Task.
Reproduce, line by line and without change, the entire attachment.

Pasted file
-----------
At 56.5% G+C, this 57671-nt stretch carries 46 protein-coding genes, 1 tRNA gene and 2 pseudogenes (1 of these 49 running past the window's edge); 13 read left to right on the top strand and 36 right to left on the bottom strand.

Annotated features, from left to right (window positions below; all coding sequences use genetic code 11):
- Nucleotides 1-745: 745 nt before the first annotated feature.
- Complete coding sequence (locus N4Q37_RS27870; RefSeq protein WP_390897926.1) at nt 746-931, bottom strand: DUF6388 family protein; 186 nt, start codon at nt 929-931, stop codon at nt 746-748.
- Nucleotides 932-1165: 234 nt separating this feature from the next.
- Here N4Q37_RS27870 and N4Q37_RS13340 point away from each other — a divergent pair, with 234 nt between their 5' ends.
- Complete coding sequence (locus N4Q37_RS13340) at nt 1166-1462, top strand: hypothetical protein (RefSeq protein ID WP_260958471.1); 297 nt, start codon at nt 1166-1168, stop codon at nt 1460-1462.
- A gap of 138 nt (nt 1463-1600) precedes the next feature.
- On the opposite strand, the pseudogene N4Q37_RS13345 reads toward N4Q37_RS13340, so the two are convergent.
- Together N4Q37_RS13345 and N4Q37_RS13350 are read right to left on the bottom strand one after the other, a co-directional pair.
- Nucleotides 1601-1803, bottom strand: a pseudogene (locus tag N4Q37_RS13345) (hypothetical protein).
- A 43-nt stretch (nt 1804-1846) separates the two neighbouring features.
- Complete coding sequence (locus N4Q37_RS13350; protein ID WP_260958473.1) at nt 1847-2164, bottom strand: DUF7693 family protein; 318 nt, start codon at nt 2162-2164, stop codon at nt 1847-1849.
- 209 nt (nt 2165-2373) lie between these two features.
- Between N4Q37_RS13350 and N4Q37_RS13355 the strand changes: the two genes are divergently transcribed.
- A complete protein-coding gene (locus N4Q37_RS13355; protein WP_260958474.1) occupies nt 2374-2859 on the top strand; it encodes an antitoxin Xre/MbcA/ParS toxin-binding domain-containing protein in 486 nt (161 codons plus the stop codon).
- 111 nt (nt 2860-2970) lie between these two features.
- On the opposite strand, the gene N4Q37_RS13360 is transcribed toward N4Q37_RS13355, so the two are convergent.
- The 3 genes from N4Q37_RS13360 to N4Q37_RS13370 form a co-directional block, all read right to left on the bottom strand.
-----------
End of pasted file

At 56.5% G+C, this 57671-nt stretch carries 46 protein-coding genes, 1 tRNA gene and 2 pseudogenes (1 of these 49 running past the window's edge); 13 read left to right on the top strand and 36 right to left on the bottom strand.

Annotated features, from left to right (window positions below; all coding sequences use genetic code 11):
- Nucleotides 1-745: 745 nt before the first annotated feature.
- Complete coding sequence (locus N4Q37_RS27870; RefSeq protein WP_390897926.1) at nt 746-931, bottom strand: DUF6388 family protein; 186 nt, start codon at nt 929-931, stop codon at nt 746-748.
- Nucleotides 932-1165: 234 nt separating this feature from the next.
- Here N4Q37_RS27870 and N4Q37_RS13340 point away from each other — a divergent pair, with 234 nt between their 5' ends.
- Complete coding sequence (locus N4Q37_RS13340) at nt 1166-1462, top strand: hypothetical protein (RefSeq protein ID WP_260958471.1); 297 nt, start codon at nt 1166-1168, stop codon at nt 1460-1462.
- A gap of 138 nt (nt 1463-1600) precedes the next feature.
- On the opposite strand, the pseudogene N4Q37_RS13345 reads toward N4Q37_RS13340, so the two are convergent.
- Together N4Q37_RS13345 and N4Q37_RS13350 are read right to left on the bottom strand one after the other, a co-directional pair.
- Nucleotides 1601-1803, bottom strand: a pseudogene (locus tag N4Q37_RS13345) (hypothetical protein).
- A 43-nt stretch (nt 1804-1846) separates the two neighbouring features.
- Complete coding sequence (locus N4Q37_RS13350; protein ID WP_260958473.1) at nt 1847-2164, bottom strand: DUF7693 family protein; 318 nt, start codon at nt 2162-2164, stop codon at nt 1847-1849.
- 209 nt (nt 2165-2373) lie between these two features.
- Between N4Q37_RS13350 and N4Q37_RS13355 the strand changes: the two genes are divergently transcribed.
- A complete protein-coding gene (locus N4Q37_RS13355; protein WP_260958474.1) occupies nt 2374-2859 on the top strand; it encodes an antitoxin Xre/MbcA/ParS toxin-binding domain-containing protein in 486 nt (161 codons plus the stop codon).
- 111 nt (nt 2860-2970) lie between these two features.
- On the opposite strand, the gene N4Q37_RS13360 is transcribed toward N4Q37_RS13355, so the two are convergent.
- The 3 genes from N4Q37_RS13360 to N4Q37_RS13370 form a co-directional block, all read right to left on the bottom strand.